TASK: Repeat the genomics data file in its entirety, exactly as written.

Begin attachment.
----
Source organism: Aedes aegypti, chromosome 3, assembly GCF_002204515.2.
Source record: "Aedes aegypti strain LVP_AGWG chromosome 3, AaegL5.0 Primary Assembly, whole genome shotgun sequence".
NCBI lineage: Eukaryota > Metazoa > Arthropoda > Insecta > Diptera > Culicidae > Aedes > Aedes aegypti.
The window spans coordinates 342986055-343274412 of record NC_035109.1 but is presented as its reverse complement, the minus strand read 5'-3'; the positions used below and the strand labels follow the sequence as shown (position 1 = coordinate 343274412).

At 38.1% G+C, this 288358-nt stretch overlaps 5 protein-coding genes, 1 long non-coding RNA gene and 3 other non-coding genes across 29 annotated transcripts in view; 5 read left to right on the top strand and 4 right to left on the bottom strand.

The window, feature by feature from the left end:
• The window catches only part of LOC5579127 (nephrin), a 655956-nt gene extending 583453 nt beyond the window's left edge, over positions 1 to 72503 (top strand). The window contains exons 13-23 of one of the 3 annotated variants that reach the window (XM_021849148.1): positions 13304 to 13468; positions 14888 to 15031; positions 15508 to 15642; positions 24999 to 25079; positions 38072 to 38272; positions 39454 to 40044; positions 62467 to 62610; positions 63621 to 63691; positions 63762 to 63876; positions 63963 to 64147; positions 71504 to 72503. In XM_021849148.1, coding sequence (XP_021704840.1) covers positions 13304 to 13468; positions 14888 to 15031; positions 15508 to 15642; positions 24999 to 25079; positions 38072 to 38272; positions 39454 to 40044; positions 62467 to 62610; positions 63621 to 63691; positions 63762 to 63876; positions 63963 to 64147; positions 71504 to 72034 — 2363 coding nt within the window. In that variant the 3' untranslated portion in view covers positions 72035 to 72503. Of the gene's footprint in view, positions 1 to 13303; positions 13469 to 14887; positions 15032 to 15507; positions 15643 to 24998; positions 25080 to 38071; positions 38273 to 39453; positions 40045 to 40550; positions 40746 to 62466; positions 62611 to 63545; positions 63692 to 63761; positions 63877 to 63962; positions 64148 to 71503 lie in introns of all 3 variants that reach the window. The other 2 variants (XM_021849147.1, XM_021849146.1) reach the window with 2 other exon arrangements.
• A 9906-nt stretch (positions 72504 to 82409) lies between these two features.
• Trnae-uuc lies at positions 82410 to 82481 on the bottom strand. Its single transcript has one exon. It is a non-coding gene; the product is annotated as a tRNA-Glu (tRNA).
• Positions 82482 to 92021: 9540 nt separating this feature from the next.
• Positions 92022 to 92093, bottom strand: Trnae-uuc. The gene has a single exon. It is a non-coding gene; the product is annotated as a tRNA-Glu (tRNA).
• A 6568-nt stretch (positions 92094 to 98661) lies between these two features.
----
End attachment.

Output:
Source organism: Aedes aegypti, chromosome 3, assembly GCF_002204515.2.
Source record: "Aedes aegypti strain LVP_AGWG chromosome 3, AaegL5.0 Primary Assembly, whole genome shotgun sequence".
NCBI lineage: Eukaryota > Metazoa > Arthropoda > Insecta > Diptera > Culicidae > Aedes > Aedes aegypti.
The window spans coordinates 342986055-343274412 of record NC_035109.1 but is presented as its reverse complement, the minus strand read 5'-3'; the positions used below and the strand labels follow the sequence as shown (position 1 = coordinate 343274412).

At 38.1% G+C, this 288358-nt stretch overlaps 5 protein-coding genes, 1 long non-coding RNA gene and 3 other non-coding genes across 29 annotated transcripts in view; 5 read left to right on the top strand and 4 right to left on the bottom strand.

The window, feature by feature from the left end:
• The window catches only part of LOC5579127 (nephrin), a 655956-nt gene extending 583453 nt beyond the window's left edge, over positions 1 to 72503 (top strand). The window contains exons 13-23 of one of the 3 annotated variants that reach the window (XM_021849148.1): positions 13304 to 13468; positions 14888 to 15031; positions 15508 to 15642; positions 24999 to 25079; positions 38072 to 38272; positions 39454 to 40044; positions 62467 to 62610; positions 63621 to 63691; positions 63762 to 63876; positions 63963 to 64147; positions 71504 to 72503. In XM_021849148.1, coding sequence (XP_021704840.1) covers positions 13304 to 13468; positions 14888 to 15031; positions 15508 to 15642; positions 24999 to 25079; positions 38072 to 38272; positions 39454 to 40044; positions 62467 to 62610; positions 63621 to 63691; positions 63762 to 63876; positions 63963 to 64147; positions 71504 to 72034 — 2363 coding nt within the window. In that variant the 3' untranslated portion in view covers positions 72035 to 72503. Of the gene's footprint in view, positions 1 to 13303; positions 13469 to 14887; positions 15032 to 15507; positions 15643 to 24998; positions 25080 to 38071; positions 38273 to 39453; positions 40045 to 40550; positions 40746 to 62466; positions 62611 to 63545; positions 63692 to 63761; positions 63877 to 63962; positions 64148 to 71503 lie in introns of all 3 variants that reach the window. The other 2 variants (XM_021849147.1, XM_021849146.1) reach the window with 2 other exon arrangements.
• A 9906-nt stretch (positions 72504 to 82409) lies between these two features.
• Trnae-uuc lies at positions 82410 to 82481 on the bottom strand. Its single transcript has one exon. It is a non-coding gene; the product is annotated as a tRNA-Glu (tRNA).
• Positions 82482 to 92021: 9540 nt separating this feature from the next.
• Positions 92022 to 92093, bottom strand: Trnae-uuc. The gene has a single exon. It is a non-coding gene; the product is annotated as a tRNA-Glu (tRNA).
• A 6568-nt stretch (positions 92094 to 98661) lies between these two features.